Prabhjot Kaur

Prabhjot Kaur

Graduate Student, University of Michigan

Prabhjot Kaur is a PhD candidate in the Orion Radiation Measurements group at the University of Michigan. Kaur is working on gamma-ray imaging and characterization with 3-D position sensitive pixelated Cadmium Zinc Telluride, focused on nuclear nonproliferation. Kaur is working on a handheld system that allows for real-time source location, characterization, and 3D gamma-ray imaging. She is also working on methods to improve image reconstruction techniques, specifically working on modeling the scattering physics within the detector more accurately. She completed her undergraduate studies in physics and applied math at Stony Brook University.

George “Wyatt” Burkley

Graduate Student, University of Hawaiʻi

MS student with Prof. Garces studying the detection of low frequency audio signals.

Dhruv Garg

Undergraduate Student, University of Michigan

Dhruv Garg is a senior studying Computer Science. He began working with the imaging group in September 2022 as an MTV fellow. Dhruv is working to produce software for real-time radiation detection visualization from multiple detectors. He is interested in exploring AR technology and developing algorithms.

Ian Fischer

Undergraduate Student, University of Michigan

Ian Fischer is a senior studying computer science and electrical engineering. Ian is a part of the MTV Undergraduate Fellowship Augmented Reality Program. Ian’s focus has been on developing a neural network to predict the direction of a source based off count rates in the imagers’ detectors. He’s  interested in exploring new machine learning techniques.


Akshaya Jagadeesh

Undergraduate Student, University of Michigan

Akshaya Jagadeesh is a senior studying Computer Engineering at the University of Michigan. She is currently a part of the 2022 Consortium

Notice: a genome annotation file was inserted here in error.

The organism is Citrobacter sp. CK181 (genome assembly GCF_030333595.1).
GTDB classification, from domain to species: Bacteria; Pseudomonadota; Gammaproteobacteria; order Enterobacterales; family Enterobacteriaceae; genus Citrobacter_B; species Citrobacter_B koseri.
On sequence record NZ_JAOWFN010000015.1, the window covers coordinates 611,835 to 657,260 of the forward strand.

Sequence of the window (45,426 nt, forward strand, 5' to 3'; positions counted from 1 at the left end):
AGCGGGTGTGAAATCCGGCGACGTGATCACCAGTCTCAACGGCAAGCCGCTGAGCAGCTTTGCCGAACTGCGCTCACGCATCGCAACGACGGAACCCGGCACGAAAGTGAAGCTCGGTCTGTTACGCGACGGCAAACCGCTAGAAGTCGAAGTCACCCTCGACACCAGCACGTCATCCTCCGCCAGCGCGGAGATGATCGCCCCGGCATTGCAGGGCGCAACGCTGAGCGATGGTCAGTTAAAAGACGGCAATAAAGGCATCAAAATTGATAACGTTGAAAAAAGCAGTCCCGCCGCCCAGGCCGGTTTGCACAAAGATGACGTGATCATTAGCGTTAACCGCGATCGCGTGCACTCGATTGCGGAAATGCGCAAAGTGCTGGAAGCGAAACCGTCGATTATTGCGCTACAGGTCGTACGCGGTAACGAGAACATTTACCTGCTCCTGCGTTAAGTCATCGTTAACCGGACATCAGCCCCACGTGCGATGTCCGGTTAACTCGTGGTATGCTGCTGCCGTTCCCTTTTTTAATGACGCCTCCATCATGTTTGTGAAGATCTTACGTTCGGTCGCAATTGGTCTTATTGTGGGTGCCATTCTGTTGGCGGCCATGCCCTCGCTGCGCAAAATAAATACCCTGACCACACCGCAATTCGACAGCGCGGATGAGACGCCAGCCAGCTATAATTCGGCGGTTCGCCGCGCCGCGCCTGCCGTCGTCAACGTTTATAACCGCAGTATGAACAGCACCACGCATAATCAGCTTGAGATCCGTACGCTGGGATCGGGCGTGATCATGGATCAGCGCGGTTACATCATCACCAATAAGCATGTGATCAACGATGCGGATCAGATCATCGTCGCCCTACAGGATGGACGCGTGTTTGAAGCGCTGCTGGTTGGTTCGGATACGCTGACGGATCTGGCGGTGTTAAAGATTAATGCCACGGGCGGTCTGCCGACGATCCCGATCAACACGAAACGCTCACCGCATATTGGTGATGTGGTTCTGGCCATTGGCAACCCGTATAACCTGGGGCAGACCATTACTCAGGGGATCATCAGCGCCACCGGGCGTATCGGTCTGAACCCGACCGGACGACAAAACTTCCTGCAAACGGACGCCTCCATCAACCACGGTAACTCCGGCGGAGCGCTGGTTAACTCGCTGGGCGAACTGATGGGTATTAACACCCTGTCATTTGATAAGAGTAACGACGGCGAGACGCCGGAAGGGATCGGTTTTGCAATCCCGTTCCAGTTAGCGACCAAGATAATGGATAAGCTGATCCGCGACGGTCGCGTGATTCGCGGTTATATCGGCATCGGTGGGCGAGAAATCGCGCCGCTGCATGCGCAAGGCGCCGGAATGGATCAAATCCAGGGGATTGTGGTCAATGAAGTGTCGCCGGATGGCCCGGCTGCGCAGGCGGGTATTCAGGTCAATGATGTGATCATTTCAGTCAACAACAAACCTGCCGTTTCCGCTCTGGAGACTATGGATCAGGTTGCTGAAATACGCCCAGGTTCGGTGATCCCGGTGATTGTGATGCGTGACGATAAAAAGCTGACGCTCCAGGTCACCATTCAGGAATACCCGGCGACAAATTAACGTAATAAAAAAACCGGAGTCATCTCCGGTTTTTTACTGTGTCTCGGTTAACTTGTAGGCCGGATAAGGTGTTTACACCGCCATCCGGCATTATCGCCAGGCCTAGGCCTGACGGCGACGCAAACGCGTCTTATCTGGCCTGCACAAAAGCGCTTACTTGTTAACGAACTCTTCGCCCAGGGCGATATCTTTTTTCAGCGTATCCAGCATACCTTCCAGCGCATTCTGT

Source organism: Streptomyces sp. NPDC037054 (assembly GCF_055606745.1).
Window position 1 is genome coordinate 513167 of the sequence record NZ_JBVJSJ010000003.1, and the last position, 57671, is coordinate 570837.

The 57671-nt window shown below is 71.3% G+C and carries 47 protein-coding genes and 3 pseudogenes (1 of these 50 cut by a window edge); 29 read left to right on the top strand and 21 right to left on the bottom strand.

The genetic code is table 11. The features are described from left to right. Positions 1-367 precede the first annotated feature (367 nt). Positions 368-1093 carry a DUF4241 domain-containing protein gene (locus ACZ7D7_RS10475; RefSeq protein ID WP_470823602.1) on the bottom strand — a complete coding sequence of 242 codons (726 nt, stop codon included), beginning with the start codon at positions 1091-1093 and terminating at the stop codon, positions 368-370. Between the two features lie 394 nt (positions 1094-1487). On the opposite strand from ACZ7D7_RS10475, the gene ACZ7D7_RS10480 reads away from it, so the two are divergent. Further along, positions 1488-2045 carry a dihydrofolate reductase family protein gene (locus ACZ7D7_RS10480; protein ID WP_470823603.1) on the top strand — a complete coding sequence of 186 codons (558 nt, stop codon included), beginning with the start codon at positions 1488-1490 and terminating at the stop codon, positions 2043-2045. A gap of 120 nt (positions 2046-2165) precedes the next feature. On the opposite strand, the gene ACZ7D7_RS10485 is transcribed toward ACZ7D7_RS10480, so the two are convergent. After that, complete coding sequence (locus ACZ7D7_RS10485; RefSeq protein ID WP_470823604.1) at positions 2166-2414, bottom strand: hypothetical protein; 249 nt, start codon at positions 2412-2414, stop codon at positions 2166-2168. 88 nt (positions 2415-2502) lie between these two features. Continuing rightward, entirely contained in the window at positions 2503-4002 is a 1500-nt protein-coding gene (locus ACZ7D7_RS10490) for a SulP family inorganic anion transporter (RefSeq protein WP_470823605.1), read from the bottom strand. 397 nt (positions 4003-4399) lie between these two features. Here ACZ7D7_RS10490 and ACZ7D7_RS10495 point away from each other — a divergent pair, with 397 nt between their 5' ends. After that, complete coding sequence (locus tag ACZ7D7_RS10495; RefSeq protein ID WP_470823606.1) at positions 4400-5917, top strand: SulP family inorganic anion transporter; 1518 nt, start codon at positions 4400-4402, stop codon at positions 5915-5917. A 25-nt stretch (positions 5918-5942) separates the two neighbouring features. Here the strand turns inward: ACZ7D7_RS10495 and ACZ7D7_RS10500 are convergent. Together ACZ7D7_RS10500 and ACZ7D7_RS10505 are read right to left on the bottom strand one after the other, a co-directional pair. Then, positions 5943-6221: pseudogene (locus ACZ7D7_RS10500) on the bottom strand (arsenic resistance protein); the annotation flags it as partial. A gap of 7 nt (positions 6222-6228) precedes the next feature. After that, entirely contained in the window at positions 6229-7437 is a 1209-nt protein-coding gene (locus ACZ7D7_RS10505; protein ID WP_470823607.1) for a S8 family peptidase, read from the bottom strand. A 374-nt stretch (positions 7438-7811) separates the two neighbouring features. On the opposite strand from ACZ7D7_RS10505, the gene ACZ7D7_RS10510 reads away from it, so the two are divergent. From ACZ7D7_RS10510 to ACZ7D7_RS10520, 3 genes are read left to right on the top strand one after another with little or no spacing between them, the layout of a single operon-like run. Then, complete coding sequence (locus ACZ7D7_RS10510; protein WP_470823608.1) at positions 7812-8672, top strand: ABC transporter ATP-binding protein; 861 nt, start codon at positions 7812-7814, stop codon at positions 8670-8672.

for Monitoring, Technology, & Verification Undergraduate Fellowship  Augmented Reality Program. Akshaya will be working on software to produce 3D imaging for real-time radiation detection. She hopes to learn more about AR development and nuclear physics.

Kimi Weng

Undergraduate Student, University of Michigan

Kimi Weng is a junior studying computer science at the University of Michigan. He is an MTV Fellow and works with the imaging group. Kimi’s work is focused on developing the augmented reality visualization for the source localization. His interests lie in game development, AR, and building
products with real world impact.

Douglas Woodward

Undergraduate Student, University of Michigan

Douglas Woodward is a senior studying Physics at the University of Michigan. He started working in the Applied Nuclear Science Group in May of 2022 as part of the MTV Undergraduate Fellowship program. His work focuses on nuclear reactor antineutrino monitoring through the simulation of the antineutrino source term of nuclear reactor simulations. He is currently researching how reactor model complexity impacts the antineutrino source term and how this, in turn, can impact nuclear safeguards using antineutrino detection.

Han Zhang

Graduate Student, University of California, Berkeley

Han graduated from UC Berkeley with a BS in Bioengineering in 2022 and is now a master’s student in the same department. He works on using mechanistic modeling and machine learning to monitor environmental contamination through microbial genomics.

Andrew Lucas

Undergraduate Student, University of Michigan

Andrew Lucas is a 3rd-year undergraduate student at the University of Michigan. A major in Physics, he aims to concentrate in Medical Physics research after his Bachelor’s. With the support of MTV, he was able to calibrate inorganic scintillators and begin analyzing in-core reactor data. With this, he plans to learn the tools applicable to Medical Physics such as, most notably, spectroscopy analysis.

Nathan Giha

Graduate Student, University of Michigan